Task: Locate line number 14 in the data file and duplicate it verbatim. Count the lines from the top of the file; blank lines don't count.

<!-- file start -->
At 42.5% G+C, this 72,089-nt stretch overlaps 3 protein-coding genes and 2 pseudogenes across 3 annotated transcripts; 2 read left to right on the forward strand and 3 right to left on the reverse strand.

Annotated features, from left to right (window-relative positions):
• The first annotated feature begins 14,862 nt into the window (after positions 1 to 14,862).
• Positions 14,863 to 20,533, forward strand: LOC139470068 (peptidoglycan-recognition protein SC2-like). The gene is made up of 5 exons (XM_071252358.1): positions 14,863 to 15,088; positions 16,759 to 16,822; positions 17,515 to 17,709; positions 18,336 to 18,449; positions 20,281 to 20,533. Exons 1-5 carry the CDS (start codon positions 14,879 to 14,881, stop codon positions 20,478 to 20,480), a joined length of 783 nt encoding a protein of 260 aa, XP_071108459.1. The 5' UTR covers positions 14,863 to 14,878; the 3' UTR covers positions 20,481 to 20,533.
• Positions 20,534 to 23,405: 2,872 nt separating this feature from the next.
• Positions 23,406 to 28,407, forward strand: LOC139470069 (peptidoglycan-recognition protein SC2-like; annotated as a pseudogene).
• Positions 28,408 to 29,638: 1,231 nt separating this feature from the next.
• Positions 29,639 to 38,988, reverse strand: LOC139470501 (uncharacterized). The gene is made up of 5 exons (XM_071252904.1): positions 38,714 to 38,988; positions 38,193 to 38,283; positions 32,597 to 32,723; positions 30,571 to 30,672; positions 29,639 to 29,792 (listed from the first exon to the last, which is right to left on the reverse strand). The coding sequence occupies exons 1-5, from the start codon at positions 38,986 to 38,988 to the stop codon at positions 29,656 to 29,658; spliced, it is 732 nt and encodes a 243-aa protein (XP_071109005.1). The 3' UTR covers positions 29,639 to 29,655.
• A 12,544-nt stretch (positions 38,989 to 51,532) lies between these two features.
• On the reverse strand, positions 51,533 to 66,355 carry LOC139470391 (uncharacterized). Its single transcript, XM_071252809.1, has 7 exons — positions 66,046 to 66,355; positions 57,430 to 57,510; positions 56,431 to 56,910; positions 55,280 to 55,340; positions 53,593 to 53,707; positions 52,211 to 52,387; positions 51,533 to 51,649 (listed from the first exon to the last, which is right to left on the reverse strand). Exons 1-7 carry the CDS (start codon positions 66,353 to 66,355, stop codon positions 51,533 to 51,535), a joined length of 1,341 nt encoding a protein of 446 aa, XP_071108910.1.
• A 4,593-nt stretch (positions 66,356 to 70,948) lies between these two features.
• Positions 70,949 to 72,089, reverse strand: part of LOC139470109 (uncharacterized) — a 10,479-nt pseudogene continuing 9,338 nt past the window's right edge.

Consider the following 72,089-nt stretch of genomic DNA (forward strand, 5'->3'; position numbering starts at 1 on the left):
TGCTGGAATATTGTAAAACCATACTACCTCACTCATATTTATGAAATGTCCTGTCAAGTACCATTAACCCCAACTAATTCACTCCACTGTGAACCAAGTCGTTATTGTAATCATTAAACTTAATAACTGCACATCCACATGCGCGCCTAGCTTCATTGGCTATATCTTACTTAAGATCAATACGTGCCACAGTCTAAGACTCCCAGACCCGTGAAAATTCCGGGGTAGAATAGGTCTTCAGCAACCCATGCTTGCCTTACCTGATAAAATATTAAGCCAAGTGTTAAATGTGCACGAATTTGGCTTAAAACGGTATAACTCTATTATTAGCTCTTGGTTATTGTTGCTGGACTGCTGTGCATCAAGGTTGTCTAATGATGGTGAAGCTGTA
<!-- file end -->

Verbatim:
TGCTGGAATATTGTAAAACCATACTACCTCACTCATATTTATGAAATGTCCTGTCAAGTACCATTAACCCCAACTAATTCACTCCACTGTGAACCAAGTCGTTATTGTAATCATTAAACTTAATAACTGCACATCCACATGCGCGCCTAGCTTCATTGGCTATATCTTACTTAAGATCAATACGTGCCACAGTCTAAGACTCCCAGACCCGTGAAAATTCCGGGGTAGAATAGGTCTTCAGCAACCCATGCTTGCCTTACCTGATAAAATATTAAGCCAAGTGTTAAATGTGCACGAATTTGGCTTAAAACGGTATAACTCTATTATTAGCTCTTGGTTATTGTTGCTGGACTGCTGTGCATCAAGGTTGTCTAATGATGGTGAAGCTGTA